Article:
The decision to prevent racist hate speech from gaining further prominence is in the hands of the prime minister. For the sake of Australia’s multicultural, harmonious and inclusive society, we hope he will make the right decision and put an end to any further attempts to water down 18C.

Jieh-Yung Lo is the co-founder of Poliversity and a member of the Australian-Chinese community.

MEDIA RELEASE: Multicultural representation the big winner in local government elections

MEDIA RELEASE: Multicultural representation the big winner in local government elections

Poliversity congratulates all citizens from multicultural backgrounds nominating for the 2016 local government elections in New South Wales (NSW) and Victoria.

As an independent organisation affiliated with the Australian Labor Party (ALP), Poliversity is endorsing and working with a number of ALP members from multicultural backgrounds contesting local government elections.

Poliversity’s Co-founder Jieh-Yung Lo said it was pleasing to see so many ALP members from multicultural, culturally and linguistically diverse (CALD) and interfaith backgrounds putting their hand up to serve and represent their local communities.

“NSW and Victorian councils are some of Australia’s must culturally, religiously and linguistically diverse communities. We want to see this diversity represented in city halls and council chambers.

“As a former local government councillor, I understand the important role local governments play in fostering inclusive and welcoming communities. Local governments do more than just roads, rates and rubbish – they deliver hundreds of services and programs to strengthen community capacity and wellbeing.

“For many multicultural, CALD and interfaith Australians, seeing a representative from their background elected to public office means a lot.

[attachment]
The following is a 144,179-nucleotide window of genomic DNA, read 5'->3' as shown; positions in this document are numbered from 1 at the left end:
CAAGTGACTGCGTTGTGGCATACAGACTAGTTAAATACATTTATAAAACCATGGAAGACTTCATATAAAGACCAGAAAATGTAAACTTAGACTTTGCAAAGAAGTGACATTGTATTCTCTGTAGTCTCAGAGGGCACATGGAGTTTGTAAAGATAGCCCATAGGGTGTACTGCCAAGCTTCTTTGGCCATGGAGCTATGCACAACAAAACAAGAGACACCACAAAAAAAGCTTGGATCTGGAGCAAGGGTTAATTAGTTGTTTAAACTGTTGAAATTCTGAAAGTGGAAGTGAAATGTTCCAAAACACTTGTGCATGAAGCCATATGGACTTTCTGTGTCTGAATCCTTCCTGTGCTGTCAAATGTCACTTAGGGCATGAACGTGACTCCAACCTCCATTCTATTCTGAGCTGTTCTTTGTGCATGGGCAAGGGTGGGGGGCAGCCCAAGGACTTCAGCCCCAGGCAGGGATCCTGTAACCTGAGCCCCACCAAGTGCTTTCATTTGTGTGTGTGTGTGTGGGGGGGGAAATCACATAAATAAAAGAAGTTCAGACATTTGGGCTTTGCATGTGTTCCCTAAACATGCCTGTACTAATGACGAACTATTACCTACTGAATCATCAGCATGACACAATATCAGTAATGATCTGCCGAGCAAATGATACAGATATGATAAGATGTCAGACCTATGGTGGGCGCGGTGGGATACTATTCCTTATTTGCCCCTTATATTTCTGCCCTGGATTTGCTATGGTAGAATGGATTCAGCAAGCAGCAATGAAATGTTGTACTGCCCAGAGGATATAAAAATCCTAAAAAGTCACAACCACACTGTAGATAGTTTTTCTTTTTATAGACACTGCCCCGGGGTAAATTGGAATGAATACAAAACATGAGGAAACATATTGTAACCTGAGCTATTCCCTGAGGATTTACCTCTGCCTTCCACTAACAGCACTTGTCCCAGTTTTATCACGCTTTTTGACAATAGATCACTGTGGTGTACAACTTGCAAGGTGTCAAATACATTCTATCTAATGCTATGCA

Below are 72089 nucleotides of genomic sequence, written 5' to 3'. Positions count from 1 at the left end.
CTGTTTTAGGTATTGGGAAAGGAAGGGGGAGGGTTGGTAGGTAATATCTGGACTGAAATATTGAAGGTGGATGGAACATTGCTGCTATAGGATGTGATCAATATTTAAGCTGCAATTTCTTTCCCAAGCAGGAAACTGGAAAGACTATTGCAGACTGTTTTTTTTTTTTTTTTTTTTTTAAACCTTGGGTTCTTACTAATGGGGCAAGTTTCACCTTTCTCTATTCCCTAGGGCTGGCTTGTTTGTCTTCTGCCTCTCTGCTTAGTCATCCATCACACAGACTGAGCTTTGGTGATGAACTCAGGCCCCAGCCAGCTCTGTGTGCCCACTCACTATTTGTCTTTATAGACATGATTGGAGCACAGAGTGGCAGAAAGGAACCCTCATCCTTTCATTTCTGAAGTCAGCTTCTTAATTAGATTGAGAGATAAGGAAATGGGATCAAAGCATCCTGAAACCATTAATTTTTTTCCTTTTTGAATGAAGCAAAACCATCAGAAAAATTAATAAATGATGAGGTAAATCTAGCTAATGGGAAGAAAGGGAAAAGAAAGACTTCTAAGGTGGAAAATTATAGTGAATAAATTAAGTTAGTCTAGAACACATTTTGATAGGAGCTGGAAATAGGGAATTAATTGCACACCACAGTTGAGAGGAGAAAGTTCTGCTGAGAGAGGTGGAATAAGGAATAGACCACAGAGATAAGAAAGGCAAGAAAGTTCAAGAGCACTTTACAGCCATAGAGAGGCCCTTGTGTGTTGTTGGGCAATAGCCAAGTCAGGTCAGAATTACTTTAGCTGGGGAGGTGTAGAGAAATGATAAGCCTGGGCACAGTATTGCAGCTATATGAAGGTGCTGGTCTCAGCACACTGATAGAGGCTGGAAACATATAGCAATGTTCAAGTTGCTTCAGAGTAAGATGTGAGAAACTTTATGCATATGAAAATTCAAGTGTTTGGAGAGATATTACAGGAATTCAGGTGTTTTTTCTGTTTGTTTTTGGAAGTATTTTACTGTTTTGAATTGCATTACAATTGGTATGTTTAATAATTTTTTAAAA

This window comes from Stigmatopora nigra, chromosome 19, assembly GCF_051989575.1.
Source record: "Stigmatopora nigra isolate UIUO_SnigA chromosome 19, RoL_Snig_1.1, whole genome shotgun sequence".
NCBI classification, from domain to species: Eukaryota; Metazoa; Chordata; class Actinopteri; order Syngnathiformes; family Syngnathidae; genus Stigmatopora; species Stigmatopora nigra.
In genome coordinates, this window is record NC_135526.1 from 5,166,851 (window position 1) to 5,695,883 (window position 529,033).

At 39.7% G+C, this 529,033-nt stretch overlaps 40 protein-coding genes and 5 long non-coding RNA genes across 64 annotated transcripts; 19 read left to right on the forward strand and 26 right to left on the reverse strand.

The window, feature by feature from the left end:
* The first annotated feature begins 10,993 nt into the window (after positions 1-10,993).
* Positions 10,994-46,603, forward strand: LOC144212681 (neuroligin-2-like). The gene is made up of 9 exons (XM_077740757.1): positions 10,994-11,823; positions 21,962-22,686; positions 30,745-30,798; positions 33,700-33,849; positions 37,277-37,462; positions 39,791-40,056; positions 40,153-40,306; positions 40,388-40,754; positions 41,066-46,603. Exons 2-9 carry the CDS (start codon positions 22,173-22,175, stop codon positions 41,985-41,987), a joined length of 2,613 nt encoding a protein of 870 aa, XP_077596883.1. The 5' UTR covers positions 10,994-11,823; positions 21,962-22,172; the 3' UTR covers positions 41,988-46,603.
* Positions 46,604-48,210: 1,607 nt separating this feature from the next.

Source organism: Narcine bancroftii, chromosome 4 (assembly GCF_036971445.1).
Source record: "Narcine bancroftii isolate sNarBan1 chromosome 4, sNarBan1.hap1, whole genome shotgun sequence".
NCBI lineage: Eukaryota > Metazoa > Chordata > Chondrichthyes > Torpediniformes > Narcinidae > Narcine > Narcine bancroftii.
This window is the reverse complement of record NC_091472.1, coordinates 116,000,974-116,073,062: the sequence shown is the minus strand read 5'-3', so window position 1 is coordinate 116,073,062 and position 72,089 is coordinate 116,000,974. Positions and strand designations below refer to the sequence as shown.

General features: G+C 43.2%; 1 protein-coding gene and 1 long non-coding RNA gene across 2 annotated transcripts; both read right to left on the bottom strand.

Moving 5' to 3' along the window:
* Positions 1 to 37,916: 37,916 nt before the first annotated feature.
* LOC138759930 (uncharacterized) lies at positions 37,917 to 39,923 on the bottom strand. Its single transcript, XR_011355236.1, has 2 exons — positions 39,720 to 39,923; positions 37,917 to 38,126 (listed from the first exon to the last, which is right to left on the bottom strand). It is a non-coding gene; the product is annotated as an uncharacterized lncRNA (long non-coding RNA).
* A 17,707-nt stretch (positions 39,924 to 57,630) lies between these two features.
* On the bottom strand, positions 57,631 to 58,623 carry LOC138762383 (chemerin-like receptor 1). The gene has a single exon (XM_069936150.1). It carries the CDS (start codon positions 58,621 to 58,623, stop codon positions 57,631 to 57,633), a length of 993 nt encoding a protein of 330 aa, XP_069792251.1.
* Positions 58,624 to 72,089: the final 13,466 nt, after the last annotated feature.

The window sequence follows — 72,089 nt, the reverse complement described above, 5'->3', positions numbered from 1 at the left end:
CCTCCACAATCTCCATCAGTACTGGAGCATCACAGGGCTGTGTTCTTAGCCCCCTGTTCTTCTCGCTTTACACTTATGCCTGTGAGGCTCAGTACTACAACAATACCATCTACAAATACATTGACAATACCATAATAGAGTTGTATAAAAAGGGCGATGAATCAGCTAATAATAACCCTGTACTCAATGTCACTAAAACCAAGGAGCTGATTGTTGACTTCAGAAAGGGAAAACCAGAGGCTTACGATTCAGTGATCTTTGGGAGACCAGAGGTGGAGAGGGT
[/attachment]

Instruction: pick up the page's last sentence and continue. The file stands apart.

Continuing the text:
“A councillor from a multicultural background helps the council reach out and connect with their communities to ensure their views and ideas are incorporated to council policies and programs.”

Poliversity’s endorsed candidates for the 2016 local government elections in NSW and Victoria are:

  1. Sera Yilmaz – Candidate for Parks Ward, Fairfield City Council (NSW) – elected
  2. Adrian Wong – Candidate for Cabravale Ward, Fairfield City Council (NSW) – elected
  3. Parsuram Sharma-Luital – Candidate for North West Ward, Moreland City Council (VIC)
  4. Melba Marginson – Candidate for Yarraville Ward, Maribyrnong City Council (VIC)
  5. Paul Klisaris – Candidate for Mulgrave Ward, Monash City Council (VIC)
  6. Wesa Chau (Strengthening Melbourne team) – Councillor candidate, Melbourne City Council (VIC)
  7. Nildhara Gadani – Candidate for Morack Ward, Whitehorse City Council (VIC)
  8. Joseph Haweil – Candidate for Aitken Ward, Hume City Council (VIC)
  9. Raff Ciccone – Candidate for Mount Waverley Ward, Monash City Council (VIC)
  10. Wei Shen – Candidate for La Trobe Ward, Darebin City Council (VIC)
  11. Hyma Vulpala – Candidate for Tirhatuan Ward, Knox City Council (VIC)
  12. Cr Jami Klisaris – Candidate for East Ward, Stonnington City Council (VIC)
  13. Jana Taylor – Candidate for Meadow Valley Ward, Hume City Council (VIC)
  14. Cr Nga Hosking – Candidate for Oakleigh Ward, Monash City Council (VIC)
  15. Cr Steve Staikos – Candidate for North Ward, Kingston City Council (VIC)
  16. Cr Meng Heang Tak – Candidate for Paperbark Ward, Greater Dandenong City Council (VIC)

Poliversity congratulates our first two endorsed candidates Sera Yilmaz and Adrian Wong for being successfully elected as councillors for Fairfield City Council in NSW.